This article was submitted to us by Namratha Murugeshan, a first-year at NALSAR, an avid reader & a lover of art. Her contributions will be posted every alternate Wednesday – so do look out for updates from the City of Pearls.
It is already January and another year has just passed by silently. January signals the arrival of the new year and a new semester – the second semester for me. After a highly eventful first semester, I have been anticipating this one to begin right from the start of my vacations. Of course, it is hard to get used to being back in college after a long and lazy vacation.
So what does it mean to be back now? New subjects, new teachers and a whole new set of assignments. But along with this load of work, comes a whole bunch of fests and events that are very exciting and colourful. There are almost 5 fests lined up this semester, along with Interrobang, the NALSAR quiz and the NALSAR LitFest. The even semester are shorter here and definitely have more holidays in between.
At the start of the new semester, I was greeted to a less green campus. With it being winter-autumn in Hyderabad, it is quite cold and chilly and all the trees have shed their leaves. After the customary meeting of friends and colleagues, I had to move on with life as usual in college. One of the best parts about a new semester is the excitement that accompanies you while learning about what has changed in the college and what new lectures you’ll be taking for the next four months. So for the second semester, one of the most exciting subjects we have is Criminal Law. Usually it is taught in the second year but with the expectation of introducing more electives and to accommodate the newly formed two sections, it is being taught in the first year itself.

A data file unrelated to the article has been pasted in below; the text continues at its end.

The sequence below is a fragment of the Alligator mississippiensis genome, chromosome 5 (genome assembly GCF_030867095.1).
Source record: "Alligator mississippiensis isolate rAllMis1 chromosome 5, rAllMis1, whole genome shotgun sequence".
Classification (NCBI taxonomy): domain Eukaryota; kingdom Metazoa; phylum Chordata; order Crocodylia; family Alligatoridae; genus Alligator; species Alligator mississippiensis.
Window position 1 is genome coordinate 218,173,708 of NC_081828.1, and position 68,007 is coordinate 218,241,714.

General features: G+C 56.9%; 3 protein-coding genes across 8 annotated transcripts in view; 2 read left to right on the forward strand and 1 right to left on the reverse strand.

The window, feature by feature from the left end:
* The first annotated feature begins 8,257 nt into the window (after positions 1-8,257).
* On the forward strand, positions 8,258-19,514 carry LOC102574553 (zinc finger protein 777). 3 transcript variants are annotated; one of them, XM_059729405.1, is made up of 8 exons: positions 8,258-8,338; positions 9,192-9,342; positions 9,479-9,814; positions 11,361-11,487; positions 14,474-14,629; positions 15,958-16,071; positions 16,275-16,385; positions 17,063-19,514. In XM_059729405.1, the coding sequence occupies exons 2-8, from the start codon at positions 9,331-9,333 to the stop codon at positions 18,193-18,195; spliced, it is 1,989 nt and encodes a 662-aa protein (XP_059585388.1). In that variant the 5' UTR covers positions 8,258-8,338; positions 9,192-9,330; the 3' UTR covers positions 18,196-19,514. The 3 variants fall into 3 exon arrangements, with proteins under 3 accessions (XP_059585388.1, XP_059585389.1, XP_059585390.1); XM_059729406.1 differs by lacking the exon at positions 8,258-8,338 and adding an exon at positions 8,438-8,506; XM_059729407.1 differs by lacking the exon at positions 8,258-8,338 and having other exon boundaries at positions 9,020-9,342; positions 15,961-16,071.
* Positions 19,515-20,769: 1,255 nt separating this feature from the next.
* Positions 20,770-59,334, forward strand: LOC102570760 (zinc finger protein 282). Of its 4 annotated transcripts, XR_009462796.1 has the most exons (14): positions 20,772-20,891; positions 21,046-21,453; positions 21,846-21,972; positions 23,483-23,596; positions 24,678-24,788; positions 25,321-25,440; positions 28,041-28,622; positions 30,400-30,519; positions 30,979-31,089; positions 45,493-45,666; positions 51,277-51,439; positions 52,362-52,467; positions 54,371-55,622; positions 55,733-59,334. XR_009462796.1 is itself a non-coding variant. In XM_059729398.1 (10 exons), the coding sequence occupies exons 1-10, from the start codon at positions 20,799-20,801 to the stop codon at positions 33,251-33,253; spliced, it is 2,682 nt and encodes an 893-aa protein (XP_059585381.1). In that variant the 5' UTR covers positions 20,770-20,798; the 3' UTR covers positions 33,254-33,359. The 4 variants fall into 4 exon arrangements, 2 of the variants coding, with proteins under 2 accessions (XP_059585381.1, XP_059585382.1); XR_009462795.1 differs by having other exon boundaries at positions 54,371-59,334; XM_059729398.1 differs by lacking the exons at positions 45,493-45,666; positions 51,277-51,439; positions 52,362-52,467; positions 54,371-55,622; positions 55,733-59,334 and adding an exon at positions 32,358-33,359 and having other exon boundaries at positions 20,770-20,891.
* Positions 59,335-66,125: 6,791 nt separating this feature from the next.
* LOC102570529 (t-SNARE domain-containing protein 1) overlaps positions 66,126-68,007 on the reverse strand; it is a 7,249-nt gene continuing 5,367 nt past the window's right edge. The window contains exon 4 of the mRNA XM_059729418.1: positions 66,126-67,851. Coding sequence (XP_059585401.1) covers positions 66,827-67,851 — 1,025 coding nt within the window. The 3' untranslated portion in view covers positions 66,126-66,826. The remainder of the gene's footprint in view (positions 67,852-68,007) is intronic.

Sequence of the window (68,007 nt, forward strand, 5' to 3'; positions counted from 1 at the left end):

The two sections in the first year is something that has been introduced this academic year due to the increase in intake of students since 2015 and my batch is the guinea pig for all the experiments the college wants to conduct on the system of having more students in the batch. The elective system in NALSAR is one of the best amongst the law schools which gives you scope not only to increase your strength in legal subjects but also many others like humanities or accountancy or even film-making. Out of the 200 credits that are essential for procuring a degree, more than 60 come from electives that each individual is allowed to pick and this gives a lot of scope to identify one own interests and specialization. Also there are a lot of guest lecturers who take classes or sessions that gives a whole new perspective about that subject or topic. Just last week we had a session with the Dean of Cornell Law School who gave us information about the differences between studying here in India and abroad, the kind of differences in degrees and the difference in visions of what is expected from lawyers in different countries. We also had the eminent journalist P. Sainath who delivered a guest lecture arranged by the public policy group of NALSAR.
The essence of learning here is individuality and self-initiative. There are ample opportunities available for those who can take advantage of them.
More in a fortnight!
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